When asked what brings them to the Hamptons, many artists invoke the area’s atmospheric light. Author Susan Scarf Merrell, who wrote the novels Shirley, 2014, and A Member of the Family, 2011, moved to the Hamptons in 1989, and while she might appreciate the light and the inspiration it gives others, she says she stays for the literary community. As co-director of the Southampton Writers Conference and co-founder and co-director, with Meg Wolitzer, of the BookEnds novel-incubator program, Merrell ensures that the literary legacy of the Hamptons is shared with new generations. “Even as we struggle with development and crowding, influxes of new people, and outfluxes of old,” she says, “what makes the East End special seems to run underneath all the grumbling, like a vein of unprospected gold.” Here, Merrell paints a picture of the East End literary community’s past, present, and future.
CULTURED: Describe the literary community out East.
Susan Scarf Merrell: There have been novelists living in the Hamptons since James Fenimore Cooper wrote here in the early 1800s. [James] Salter, [E.L.] Doctorow, Betty Friedan, and Kurt Vonnegut were all here when I arrived. This is a particularly rich moment with such a range of talented people in the area: A.M. Homes, Colson Whitehead, Jay McInerney, Amy Hempel, Zachary Lazar, Amanda M. Fairbanks, Alafair Burke, Steven Gaines, Robert Caro...
CULTURED: What's the best spot for reading and writing?
Merrell: I wrote much of my first book, The Accidental Bond, 1995, in the John Steinbeck Writers Room at what is now the Stony Brook Southampton campus and my second, A Member of the Family, on the third floor of the John Jermain Memorial Library in Sag Harbor. I think my favorite reading spot is Gibson Beach in Sagaponack, but any beach will do!
CULTURED: The Southampton Writers Conference returns for its 48th edition on July 12. The location is one that people don't usually associate with scholarship: the beach. What is it about the Hamptons that facilitates this?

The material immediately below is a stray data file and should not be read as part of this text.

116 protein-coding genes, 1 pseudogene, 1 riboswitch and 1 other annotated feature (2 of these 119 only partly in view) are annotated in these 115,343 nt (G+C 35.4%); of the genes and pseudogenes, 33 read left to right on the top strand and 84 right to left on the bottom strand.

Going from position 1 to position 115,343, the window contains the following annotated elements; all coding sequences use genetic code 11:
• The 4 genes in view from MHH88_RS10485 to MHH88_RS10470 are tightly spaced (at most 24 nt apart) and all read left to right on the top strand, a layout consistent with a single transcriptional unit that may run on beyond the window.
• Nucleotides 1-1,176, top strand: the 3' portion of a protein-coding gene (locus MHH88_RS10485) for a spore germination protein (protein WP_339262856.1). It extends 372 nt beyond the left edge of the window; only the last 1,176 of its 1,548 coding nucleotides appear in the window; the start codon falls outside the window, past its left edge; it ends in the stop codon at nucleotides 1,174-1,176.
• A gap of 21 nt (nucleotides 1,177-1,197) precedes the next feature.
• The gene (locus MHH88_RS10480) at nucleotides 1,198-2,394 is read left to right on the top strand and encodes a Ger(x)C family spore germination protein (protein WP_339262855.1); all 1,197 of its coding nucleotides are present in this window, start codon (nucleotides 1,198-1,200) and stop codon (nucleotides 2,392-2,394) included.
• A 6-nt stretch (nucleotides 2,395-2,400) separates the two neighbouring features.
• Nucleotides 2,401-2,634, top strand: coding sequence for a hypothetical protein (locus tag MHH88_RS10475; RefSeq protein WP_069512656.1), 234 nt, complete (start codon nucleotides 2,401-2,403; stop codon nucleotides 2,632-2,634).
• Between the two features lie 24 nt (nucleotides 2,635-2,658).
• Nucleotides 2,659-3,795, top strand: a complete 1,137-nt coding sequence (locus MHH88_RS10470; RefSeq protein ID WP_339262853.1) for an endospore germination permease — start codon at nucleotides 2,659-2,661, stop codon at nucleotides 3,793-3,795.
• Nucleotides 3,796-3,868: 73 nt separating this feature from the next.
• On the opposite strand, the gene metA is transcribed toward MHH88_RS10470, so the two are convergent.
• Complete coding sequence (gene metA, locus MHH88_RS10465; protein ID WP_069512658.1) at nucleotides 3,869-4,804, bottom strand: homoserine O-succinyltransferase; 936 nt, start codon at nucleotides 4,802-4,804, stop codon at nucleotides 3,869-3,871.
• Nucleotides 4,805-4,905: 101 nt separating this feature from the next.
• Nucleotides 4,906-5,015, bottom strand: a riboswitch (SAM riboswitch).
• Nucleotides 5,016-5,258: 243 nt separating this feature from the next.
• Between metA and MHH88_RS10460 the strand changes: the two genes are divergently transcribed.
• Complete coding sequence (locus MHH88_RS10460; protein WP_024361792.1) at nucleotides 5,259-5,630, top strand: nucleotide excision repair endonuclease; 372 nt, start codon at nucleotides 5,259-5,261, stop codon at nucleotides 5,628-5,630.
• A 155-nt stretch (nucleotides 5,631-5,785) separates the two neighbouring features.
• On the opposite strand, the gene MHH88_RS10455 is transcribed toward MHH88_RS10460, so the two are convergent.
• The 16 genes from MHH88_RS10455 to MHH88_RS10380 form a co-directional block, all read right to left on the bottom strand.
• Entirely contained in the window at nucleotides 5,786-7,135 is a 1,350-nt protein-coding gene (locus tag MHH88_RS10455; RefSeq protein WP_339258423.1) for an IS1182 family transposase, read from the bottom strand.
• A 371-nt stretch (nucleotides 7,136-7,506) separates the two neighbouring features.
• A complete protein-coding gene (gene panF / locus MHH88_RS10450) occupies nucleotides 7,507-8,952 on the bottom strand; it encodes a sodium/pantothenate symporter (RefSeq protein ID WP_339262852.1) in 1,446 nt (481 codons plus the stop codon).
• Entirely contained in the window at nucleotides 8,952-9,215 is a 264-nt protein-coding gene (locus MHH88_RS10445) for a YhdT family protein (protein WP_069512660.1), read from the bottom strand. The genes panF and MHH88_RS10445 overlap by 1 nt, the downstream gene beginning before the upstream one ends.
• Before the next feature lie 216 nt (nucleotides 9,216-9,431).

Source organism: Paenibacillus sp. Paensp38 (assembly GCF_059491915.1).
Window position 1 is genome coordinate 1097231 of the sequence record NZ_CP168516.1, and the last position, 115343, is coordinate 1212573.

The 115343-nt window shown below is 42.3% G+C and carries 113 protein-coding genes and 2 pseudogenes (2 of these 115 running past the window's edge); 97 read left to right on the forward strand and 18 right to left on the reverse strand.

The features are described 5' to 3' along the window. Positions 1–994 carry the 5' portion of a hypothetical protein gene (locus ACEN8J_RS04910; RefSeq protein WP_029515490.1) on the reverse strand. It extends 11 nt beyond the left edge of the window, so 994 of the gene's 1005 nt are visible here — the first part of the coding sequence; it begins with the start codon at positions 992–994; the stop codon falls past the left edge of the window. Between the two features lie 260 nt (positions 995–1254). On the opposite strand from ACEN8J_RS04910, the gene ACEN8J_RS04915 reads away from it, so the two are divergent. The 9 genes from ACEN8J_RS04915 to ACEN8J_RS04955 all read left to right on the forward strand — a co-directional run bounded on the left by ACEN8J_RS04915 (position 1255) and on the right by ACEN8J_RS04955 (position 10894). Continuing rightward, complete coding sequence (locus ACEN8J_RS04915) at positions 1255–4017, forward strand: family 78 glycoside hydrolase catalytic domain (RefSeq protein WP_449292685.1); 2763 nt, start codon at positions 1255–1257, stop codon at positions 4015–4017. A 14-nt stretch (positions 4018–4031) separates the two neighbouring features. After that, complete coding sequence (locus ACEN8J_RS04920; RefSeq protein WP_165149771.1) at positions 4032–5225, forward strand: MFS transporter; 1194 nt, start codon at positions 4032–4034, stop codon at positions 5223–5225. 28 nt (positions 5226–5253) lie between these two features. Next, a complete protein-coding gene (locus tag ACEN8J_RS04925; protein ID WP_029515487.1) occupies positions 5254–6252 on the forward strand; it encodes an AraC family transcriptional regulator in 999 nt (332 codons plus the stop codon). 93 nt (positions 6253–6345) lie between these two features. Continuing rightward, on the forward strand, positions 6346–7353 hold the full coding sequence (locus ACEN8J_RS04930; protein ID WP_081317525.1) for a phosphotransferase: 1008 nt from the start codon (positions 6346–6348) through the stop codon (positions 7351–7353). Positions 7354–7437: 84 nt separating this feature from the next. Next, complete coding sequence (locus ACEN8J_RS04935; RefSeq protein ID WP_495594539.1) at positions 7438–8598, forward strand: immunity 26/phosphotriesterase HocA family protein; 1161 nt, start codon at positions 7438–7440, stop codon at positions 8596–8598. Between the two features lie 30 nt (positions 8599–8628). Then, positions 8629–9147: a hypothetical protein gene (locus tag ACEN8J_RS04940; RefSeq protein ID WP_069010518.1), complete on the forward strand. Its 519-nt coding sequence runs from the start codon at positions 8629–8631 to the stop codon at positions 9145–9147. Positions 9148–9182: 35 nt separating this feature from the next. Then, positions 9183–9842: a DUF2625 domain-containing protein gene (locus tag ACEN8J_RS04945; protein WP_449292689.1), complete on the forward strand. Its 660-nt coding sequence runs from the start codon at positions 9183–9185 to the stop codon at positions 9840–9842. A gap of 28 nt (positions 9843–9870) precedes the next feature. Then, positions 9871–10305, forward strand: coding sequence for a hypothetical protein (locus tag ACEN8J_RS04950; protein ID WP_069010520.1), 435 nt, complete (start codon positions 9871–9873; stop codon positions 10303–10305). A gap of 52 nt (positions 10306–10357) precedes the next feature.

Merrell: All of our writers love to spend time both in the water and on the beach. There’s no place more beautiful to sit and think or to hang out with new and old friends. The Hamptons draws so many artists to visit and live—that light the painters love lures artists of all kinds.
CULTURED: What piece of advice have you heard from a great literary mind that has stuck with you over the years?
Merrell: My favorite piece of advice came from the sorely missed Melissa Bank. The simplest, truest directive ever: “I’ll have to get back to you on that.” She had me write it down and place it on the cork wall near one of my favorite writing spots in my house. I smile at it every day.
CULTURED: Can you describe the role of community in BookEnds, the year-long novel incubator program that you co-direct?
Merrell: I like to say we become a holding environment for each book, a play on the work of the psychoanalyst D.W. Winnicott. There are layers of support: first, the four separate pods of three writers; then the fellowship of all 12 writers; then the mentorship by me, Meg, and our associate director, Jennifer Solheim; and finally the ultimate support, which is the one-on-one mentorship with an established writer that begins halfway through the fellowship year.